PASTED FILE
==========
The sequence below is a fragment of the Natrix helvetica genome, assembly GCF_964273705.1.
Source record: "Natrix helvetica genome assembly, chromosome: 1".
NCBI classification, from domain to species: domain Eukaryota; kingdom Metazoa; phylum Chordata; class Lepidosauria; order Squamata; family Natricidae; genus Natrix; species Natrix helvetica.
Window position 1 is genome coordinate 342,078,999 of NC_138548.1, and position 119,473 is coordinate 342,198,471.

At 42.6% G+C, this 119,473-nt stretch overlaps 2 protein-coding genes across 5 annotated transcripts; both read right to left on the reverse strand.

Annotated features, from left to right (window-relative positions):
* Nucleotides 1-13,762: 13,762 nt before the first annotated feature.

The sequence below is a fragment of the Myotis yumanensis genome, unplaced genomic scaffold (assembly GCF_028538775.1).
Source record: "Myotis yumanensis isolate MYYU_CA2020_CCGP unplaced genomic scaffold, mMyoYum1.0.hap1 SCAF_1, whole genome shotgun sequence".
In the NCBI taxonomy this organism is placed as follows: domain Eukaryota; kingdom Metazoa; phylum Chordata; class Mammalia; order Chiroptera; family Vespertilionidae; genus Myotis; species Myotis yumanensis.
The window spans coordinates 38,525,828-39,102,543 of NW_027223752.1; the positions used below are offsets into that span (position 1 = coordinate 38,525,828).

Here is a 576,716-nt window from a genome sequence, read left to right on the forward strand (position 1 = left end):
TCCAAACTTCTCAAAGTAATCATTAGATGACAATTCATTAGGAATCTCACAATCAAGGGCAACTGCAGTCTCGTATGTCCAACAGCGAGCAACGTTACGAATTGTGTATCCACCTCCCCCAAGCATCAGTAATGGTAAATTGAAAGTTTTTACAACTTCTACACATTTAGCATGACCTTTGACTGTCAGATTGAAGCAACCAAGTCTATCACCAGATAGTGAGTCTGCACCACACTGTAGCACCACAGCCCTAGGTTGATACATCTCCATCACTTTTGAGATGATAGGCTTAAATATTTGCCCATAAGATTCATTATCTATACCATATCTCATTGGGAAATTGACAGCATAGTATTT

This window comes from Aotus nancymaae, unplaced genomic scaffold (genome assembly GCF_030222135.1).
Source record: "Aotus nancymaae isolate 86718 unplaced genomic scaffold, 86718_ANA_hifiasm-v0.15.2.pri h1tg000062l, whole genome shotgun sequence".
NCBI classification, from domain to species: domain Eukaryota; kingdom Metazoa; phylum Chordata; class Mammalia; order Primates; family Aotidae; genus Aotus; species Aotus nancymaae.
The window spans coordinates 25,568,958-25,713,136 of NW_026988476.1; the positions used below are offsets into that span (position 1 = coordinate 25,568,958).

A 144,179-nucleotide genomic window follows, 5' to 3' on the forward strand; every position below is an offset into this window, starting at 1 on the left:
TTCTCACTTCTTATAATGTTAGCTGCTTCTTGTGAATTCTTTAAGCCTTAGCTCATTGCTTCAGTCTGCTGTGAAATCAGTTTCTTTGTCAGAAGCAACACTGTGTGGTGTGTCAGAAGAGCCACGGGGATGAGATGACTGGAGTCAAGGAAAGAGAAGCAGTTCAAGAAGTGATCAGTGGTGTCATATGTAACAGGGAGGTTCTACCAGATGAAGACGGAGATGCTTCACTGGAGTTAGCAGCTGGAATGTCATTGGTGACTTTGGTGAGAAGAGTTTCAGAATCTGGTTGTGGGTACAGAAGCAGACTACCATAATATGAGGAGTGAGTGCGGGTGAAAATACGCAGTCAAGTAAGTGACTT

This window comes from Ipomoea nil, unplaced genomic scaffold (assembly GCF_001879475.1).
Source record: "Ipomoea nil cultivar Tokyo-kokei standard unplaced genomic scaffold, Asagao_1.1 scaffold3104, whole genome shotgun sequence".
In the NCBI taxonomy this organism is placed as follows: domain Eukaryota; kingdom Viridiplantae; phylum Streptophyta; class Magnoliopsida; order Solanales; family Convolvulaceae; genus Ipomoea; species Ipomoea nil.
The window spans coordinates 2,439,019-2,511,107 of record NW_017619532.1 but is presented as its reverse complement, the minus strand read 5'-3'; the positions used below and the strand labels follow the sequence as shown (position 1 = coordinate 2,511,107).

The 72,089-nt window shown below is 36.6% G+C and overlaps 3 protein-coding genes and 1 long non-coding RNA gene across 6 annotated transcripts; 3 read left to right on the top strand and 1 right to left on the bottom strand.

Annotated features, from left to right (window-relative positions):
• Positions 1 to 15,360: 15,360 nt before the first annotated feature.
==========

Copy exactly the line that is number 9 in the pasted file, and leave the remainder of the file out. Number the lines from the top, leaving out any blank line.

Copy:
Source record: "Myotis yumanensis isolate MYYU_CA2020_CCGP unplaced genomic scaffold, mMyoYum1.0.hap1 SCAF_1, whole genome shotgun sequence".